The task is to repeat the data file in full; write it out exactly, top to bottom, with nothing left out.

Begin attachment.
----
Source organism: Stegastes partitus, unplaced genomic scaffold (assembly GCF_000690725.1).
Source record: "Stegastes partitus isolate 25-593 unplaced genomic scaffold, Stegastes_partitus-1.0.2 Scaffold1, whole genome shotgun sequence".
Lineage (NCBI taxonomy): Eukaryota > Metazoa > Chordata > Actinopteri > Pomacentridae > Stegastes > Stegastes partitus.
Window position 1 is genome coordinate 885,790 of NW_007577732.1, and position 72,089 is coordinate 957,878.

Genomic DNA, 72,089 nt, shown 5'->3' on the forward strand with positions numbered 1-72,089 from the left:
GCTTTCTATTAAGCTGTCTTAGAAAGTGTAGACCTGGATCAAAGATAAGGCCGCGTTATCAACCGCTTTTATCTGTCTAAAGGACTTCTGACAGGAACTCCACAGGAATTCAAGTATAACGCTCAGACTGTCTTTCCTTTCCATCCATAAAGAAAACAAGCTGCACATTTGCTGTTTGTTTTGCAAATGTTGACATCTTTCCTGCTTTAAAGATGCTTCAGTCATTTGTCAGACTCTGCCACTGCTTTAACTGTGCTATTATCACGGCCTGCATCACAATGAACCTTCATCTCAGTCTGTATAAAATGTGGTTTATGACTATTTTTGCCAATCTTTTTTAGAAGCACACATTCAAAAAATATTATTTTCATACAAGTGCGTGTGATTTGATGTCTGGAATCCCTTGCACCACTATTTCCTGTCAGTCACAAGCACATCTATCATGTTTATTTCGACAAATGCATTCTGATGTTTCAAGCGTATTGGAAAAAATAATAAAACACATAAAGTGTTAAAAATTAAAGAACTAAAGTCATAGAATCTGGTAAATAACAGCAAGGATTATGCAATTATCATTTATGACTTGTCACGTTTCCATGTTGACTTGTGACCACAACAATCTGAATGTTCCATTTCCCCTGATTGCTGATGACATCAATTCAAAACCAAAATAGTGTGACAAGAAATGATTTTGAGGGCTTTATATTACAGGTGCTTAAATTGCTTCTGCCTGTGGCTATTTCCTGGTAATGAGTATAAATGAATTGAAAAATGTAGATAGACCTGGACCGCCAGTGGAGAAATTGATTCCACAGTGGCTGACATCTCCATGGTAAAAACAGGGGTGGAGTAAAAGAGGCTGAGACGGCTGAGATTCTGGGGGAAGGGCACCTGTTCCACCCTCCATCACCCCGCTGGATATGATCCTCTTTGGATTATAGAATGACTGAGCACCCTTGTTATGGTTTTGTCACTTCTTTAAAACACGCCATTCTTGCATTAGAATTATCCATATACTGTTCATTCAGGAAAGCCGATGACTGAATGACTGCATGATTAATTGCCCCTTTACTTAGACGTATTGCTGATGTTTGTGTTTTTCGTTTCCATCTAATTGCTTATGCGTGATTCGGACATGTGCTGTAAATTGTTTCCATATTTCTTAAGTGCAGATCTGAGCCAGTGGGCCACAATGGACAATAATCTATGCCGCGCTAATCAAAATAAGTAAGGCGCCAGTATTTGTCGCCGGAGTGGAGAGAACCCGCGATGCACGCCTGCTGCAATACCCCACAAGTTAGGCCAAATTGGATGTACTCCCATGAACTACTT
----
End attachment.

Source organism: Stegastes partitus, unplaced genomic scaffold (assembly GCF_000690725.1).
Source record: "Stegastes partitus isolate 25-593 unplaced genomic scaffold, Stegastes_partitus-1.0.2 Scaffold1, whole genome shotgun sequence".
Lineage (NCBI taxonomy): Eukaryota > Metazoa > Chordata > Actinopteri > Pomacentridae > Stegastes > Stegastes partitus.
Window position 1 is genome coordinate 885,790 of NW_007577732.1, and position 72,089 is coordinate 957,878.

Genomic DNA, 72,089 nt, shown 5'->3' on the forward strand with positions numbered 1-72,089 from the left:
GCTTTCTATTAAGCTGTCTTAGAAAGTGTAGACCTGGATCAAAGATAAGGCCGCGTTATCAACCGCTTTTATCTGTCTAAAGGACTTCTGACAGGAACTCCACAGGAATTCAAGTATAACGCTCAGACTGTCTTTCCTTTCCATCCATAAAGAAAACAAGCTGCACATTTGCTGTTTGTTTTGCAAATGTTGACATCTTTCCTGCTTTAAAGATGCTTCAGTCATTTGTCAGACTCTGCCACTGCTTTAACTGTGCTATTATCACGGCCTGCATCACAATGAACCTTCATCTCAGTCTGTATAAAATGTGGTTTATGACTATTTTTGCCAATCTTTTTTAGAAGCACACATTCAAAAAATATTATTTTCATACAAGTGCGTGTGATTTGATGTCTGGAATCCCTTGCACCACTATTTCCTGTCAGTCACAAGCACATCTATCATGTTTATTTCGACAAATGCATTCTGATGTTTCAAGCGTATTGGAAAAAATAATAAAACACATAAAGTGTTAAAAATTAAAGAACTAAAGTCATAGAATCTGGTAAATAACAGCAAGGATTATGCAATTATCATTTATGACTTGTCACGTTTCCATGTTGACTTGTGACCACAACAATCTGAATGTTCCATTTCCCCTGATTGCTGATGACATCAATTCAAAACCAAAATAGTGTGACAAGAAATGATTTTGAGGGCTTTATATTACAGGTGCTTAAATTGCTTCTGCCTGTGGCTATTTCCTGGTAATGAGTATAAATGAATTGAAAAATGTAGATAGACCTGGACCGCCAGTGGAGAAATTGATTCCACAGTGGCTGACATCTCCATGGTAAAAACAGGGGTGGAGTAAAAGAGGCTGAGACGGCTGAGATTCTGGGGGAAGGGCACCTGTTCCACCCTCCATCACCCCGCTGGATATGATCCTCTTTGGATTATAGAATGACTGAGCACCCTTGTTATGGTTTTGTCACTTCTTTAAAACACGCCATTCTTGCATTAGAATTATCCATATACTGTTCATTCAGGAAAGCCGATGACTGAATGACTGCATGATTAATTGCCCCTTTACTTAGACGTATTGCTGATGTTTGTGTTTTTCGTTTCCATCTAATTGCTTATGCGTGATTCGGACATGTGCTGTAAATTGTTTCCATATTTCTTAAGTGCAGATCTGAGCCAGTGGGCCACAATGGACAATAATCTATGCCGCGCTAATCAAAATAAGTAAGGCGCCAGTATTTGTCGCCGGAGTGGAGAGAACCCGCGATGCACGCCTGCTGCAATACCCCACAAGTTAGGCCAAATTGGATGTACTCCCATGAACTACTT